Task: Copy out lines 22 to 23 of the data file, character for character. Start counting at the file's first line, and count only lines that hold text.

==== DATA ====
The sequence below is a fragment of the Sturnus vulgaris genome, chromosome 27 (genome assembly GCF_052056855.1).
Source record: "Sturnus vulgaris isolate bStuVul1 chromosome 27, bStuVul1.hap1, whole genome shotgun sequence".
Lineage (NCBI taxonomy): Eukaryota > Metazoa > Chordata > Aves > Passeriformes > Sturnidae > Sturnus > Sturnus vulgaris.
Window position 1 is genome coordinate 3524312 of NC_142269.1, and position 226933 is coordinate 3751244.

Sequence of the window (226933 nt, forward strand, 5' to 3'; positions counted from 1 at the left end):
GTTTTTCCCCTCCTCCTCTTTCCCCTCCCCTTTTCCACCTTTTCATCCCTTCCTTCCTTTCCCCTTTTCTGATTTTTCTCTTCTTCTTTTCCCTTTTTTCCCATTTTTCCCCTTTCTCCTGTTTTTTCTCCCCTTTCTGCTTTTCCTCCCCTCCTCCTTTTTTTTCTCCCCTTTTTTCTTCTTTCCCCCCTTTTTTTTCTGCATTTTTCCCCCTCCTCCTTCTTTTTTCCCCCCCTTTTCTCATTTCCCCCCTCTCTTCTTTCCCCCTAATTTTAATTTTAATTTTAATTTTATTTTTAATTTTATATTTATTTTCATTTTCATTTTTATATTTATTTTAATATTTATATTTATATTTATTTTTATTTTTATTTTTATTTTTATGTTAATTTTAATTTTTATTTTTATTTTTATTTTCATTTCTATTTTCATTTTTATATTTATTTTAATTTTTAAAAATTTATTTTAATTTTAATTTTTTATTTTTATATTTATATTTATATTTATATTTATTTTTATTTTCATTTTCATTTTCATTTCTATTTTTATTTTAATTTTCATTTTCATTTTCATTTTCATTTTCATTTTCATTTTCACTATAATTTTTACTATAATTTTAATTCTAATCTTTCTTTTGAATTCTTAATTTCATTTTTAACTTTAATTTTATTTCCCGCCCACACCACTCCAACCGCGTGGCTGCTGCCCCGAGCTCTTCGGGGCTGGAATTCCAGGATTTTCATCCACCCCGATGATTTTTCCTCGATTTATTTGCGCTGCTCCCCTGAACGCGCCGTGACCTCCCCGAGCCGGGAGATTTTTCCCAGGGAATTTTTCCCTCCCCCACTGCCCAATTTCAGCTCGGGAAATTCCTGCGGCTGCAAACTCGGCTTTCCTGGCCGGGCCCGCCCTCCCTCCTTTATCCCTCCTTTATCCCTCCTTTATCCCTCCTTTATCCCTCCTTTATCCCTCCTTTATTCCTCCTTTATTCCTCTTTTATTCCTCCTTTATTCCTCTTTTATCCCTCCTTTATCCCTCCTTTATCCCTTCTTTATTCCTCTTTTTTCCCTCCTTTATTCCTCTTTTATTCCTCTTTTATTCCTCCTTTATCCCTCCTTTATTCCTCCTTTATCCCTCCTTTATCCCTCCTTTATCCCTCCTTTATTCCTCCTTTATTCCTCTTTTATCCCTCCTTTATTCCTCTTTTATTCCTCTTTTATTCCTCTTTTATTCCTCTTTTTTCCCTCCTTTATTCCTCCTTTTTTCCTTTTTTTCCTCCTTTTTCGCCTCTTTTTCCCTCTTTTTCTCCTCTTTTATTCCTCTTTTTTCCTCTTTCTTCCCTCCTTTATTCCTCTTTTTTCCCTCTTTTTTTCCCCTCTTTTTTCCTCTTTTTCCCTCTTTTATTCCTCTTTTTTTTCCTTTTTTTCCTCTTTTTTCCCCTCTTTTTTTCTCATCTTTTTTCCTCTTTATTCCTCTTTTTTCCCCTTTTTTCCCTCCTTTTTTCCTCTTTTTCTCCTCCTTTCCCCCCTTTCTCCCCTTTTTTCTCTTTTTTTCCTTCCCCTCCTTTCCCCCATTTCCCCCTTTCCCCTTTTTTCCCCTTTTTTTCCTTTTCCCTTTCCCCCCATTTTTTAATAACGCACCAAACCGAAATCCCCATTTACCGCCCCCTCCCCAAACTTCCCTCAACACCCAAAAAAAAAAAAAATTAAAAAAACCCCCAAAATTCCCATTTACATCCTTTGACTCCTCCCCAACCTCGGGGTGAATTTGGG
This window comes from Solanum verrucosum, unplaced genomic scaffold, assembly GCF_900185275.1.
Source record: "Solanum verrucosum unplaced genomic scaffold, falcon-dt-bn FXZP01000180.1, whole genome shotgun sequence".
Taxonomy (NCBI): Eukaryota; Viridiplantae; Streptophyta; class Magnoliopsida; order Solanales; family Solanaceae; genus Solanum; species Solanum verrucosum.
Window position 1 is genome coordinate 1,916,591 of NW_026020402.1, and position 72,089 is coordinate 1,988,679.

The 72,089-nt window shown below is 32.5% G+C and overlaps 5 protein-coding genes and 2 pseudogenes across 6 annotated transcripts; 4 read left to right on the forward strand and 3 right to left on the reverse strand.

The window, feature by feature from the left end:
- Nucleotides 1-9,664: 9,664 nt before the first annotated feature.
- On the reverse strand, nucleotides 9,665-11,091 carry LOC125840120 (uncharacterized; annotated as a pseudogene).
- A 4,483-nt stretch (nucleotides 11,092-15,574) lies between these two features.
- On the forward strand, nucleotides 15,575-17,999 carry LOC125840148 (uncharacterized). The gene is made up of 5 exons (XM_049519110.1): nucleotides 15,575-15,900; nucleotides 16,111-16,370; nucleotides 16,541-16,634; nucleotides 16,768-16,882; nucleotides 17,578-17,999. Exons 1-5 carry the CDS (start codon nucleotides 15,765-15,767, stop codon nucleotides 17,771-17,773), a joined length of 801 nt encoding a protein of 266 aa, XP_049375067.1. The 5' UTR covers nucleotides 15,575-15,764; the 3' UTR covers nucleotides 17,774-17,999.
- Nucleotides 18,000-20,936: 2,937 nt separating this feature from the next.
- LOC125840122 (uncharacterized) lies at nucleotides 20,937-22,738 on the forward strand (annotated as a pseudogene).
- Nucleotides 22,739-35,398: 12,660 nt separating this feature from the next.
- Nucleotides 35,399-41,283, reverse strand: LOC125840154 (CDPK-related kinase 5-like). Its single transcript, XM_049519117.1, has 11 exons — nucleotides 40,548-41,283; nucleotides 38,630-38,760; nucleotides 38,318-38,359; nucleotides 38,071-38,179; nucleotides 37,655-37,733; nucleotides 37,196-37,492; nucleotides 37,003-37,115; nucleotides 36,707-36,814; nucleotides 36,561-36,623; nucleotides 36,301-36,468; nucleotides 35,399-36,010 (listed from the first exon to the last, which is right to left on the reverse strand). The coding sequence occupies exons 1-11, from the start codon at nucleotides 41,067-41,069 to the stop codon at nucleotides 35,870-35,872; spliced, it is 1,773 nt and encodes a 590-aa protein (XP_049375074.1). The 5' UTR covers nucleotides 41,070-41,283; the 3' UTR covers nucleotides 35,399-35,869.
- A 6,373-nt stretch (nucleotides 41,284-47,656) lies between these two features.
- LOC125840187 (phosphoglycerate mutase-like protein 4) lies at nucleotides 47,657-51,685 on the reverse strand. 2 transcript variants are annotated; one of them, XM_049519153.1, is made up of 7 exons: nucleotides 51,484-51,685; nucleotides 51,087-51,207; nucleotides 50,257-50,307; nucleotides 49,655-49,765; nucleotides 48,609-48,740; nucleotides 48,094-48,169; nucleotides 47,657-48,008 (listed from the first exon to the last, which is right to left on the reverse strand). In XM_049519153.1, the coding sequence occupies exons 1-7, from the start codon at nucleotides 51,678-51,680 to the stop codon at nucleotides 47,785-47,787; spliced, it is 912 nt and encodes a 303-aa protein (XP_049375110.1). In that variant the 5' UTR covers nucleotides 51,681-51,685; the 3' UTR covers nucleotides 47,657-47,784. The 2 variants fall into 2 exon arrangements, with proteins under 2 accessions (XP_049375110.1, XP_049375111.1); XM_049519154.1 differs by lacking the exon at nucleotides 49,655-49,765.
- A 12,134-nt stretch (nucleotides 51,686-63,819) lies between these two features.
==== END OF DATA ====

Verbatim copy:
- LOC125840187 (phosphoglycerate mutase-like protein 4) lies at nucleotides 47,657-51,685 on the reverse strand. 2 transcript variants are annotated; one of them, XM_049519153.1, is made up of 7 exons: nucleotides 51,484-51,685; nucleotides 51,087-51,207; nucleotides 50,257-50,307; nucleotides 49,655-49,765; nucleotides 48,609-48,740; nucleotides 48,094-48,169; nucleotides 47,657-48,008 (listed from the first exon to the last, which is right to left on the reverse strand). In XM_049519153.1, the coding sequence occupies exons 1-7, from the start codon at nucleotides 51,678-51,680 to the stop codon at nucleotides 47,785-47,787; spliced, it is 912 nt and encodes a 303-aa protein (XP_049375110.1). In that variant the 5' UTR covers nucleotides 51,681-51,685; the 3' UTR covers nucleotides 47,657-47,784. The 2 variants fall into 2 exon arrangements, with proteins under 2 accessions (XP_049375110.1, XP_049375111.1); XM_049519154.1 differs by lacking the exon at nucleotides 49,655-49,765.
- A 12,134-nt stretch (nucleotides 51,686-63,819) lies between these two features.